4) See the musical “Wicked” onstage, somewhere – if only for the thrill that the opening song sends rushing through me every time I hear it on YouTube.

5) Sing in an onstage musical myself – perhaps one that I wrote!

6) Figure out how to write a musical – first things first.

7) Learn how to speak Italian – mostly because Bruno can, and I don’t like my characters to be too much cooler than me, if I can help it.

8) …And then visit Italy – or I could try to manage both at once, but that might be painful. And obviously, Bruno would have to come with me; Italy is like his home away from San Francisco.

9) Obtain (and learn to play) a lute – …while being resigned to the fact that I’ll never play as well as my minstrels, for whom the lute is their signature instrument.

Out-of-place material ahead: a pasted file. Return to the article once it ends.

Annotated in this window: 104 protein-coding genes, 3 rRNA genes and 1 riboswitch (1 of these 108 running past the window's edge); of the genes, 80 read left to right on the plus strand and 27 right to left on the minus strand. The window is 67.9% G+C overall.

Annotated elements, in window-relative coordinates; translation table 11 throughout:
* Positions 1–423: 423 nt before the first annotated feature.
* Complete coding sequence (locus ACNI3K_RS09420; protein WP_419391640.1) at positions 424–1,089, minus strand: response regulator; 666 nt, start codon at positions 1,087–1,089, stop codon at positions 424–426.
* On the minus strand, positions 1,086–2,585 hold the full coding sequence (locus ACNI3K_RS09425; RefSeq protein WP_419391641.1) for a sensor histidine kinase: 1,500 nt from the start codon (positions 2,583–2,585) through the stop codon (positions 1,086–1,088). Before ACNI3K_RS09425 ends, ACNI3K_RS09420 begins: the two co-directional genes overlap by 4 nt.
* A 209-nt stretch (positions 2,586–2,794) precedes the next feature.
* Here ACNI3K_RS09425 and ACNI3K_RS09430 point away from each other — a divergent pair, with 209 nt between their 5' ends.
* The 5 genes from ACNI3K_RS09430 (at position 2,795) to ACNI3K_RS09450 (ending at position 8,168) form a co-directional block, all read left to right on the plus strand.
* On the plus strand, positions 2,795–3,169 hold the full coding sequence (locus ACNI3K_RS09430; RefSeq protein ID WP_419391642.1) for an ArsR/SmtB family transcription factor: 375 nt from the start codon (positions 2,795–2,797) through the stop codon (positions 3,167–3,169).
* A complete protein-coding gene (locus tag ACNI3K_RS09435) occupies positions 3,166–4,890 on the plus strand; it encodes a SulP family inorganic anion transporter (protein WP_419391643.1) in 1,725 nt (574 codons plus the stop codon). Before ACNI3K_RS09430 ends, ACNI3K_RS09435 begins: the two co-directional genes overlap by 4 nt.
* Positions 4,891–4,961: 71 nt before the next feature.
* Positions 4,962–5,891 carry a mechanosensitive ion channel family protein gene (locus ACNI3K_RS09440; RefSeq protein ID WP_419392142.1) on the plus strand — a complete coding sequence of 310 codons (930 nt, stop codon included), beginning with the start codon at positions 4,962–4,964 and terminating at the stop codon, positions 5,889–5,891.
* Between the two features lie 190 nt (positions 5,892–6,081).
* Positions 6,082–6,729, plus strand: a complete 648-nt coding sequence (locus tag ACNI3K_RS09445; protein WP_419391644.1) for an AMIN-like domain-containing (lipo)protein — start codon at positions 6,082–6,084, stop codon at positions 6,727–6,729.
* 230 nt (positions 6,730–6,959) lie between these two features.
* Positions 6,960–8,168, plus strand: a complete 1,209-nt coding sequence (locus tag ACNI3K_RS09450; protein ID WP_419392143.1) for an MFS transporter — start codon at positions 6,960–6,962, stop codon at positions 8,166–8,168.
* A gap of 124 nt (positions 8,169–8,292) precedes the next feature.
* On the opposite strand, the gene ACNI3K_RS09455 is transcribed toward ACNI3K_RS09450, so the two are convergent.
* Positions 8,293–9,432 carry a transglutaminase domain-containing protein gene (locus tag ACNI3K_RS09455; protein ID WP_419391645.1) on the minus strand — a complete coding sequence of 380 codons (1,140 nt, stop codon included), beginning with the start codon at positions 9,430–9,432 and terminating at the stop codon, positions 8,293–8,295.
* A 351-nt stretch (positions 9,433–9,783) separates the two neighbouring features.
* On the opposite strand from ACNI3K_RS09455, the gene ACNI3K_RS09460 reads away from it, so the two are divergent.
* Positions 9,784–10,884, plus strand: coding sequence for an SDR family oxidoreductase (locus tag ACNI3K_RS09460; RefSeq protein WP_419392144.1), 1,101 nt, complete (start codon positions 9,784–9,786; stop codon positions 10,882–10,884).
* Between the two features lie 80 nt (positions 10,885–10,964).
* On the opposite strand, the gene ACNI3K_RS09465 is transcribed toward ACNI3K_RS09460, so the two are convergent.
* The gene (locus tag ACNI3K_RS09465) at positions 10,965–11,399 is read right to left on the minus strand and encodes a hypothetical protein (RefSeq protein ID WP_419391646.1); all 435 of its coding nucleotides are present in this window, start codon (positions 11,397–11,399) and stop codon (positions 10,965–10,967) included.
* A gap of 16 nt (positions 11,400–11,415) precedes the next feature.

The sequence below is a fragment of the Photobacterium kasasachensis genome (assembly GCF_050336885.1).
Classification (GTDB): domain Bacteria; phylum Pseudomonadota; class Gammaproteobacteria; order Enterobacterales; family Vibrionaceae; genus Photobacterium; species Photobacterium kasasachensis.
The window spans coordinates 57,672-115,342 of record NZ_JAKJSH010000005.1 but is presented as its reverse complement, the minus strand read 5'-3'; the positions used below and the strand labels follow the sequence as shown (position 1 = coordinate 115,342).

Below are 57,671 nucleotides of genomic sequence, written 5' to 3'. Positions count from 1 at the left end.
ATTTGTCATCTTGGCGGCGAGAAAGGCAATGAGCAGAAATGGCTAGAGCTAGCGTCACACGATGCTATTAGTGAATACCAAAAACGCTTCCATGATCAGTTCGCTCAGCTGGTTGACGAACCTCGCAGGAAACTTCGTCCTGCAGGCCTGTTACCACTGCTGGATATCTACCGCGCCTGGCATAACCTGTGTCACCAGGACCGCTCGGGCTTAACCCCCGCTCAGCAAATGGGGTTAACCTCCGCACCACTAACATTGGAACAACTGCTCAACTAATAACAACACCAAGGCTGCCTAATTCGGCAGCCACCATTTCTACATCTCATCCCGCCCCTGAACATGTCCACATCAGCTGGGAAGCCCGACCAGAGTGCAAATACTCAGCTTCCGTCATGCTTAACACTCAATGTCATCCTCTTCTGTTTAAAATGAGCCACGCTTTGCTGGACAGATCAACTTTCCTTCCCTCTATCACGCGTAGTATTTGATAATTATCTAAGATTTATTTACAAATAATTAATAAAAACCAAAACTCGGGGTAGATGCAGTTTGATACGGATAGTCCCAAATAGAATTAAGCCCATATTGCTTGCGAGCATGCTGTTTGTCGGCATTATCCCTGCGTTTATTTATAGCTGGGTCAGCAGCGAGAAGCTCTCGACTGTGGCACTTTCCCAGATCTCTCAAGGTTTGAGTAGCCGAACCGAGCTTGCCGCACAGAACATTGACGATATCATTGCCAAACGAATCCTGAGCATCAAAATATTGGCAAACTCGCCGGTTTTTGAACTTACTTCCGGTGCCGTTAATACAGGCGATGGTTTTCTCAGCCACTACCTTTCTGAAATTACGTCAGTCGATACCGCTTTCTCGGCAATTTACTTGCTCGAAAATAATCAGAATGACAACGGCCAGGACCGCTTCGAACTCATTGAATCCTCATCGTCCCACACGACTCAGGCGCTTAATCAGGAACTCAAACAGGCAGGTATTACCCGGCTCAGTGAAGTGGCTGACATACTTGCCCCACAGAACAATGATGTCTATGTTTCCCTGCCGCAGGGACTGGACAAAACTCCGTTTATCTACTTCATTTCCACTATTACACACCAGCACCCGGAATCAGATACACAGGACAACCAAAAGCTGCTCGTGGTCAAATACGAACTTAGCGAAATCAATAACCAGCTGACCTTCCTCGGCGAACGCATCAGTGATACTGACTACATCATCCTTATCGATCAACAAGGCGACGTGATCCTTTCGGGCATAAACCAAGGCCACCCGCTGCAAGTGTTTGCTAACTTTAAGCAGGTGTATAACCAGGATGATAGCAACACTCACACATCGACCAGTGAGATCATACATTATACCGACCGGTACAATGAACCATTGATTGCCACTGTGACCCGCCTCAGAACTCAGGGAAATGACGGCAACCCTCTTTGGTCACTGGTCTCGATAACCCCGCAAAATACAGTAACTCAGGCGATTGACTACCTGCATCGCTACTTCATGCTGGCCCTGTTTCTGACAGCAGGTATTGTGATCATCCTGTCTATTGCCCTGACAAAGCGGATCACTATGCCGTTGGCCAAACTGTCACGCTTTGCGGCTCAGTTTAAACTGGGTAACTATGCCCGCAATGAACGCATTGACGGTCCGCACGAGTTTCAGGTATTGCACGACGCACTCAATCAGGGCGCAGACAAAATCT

10) Obtain (and learn to play) an ocarina – and let that be my signature minstrel instrument (since, y’know, a piano is a pain to lug around over hill and dale).

11) Pet a red fox – no explanation needed. It’s a fox.

12) Shoot arrows well enough that I can feel like Robin Hood – the day I split my first bullseye with a second shot, there will be much rejoicing.

13) Contribute to the production of a beautifully-animated movie – preferably create some of the art and/or give a character my voice; maybe help with the script, too, I don’t know. What I do know is, I want it to be largely hand-drawn 2D, like the Disney classics.

14) Name my adulthood home – even if it doesn’t have expansive country grounds to go with it, the house itself should bear the dignity of a name, for the sake of awesomeness.

15) Learn to draw human hands to my satisfaction – hands are so darn hard.

16) Dance without feeling like a doofus – even under the scathing mockery of my judgmental sisters!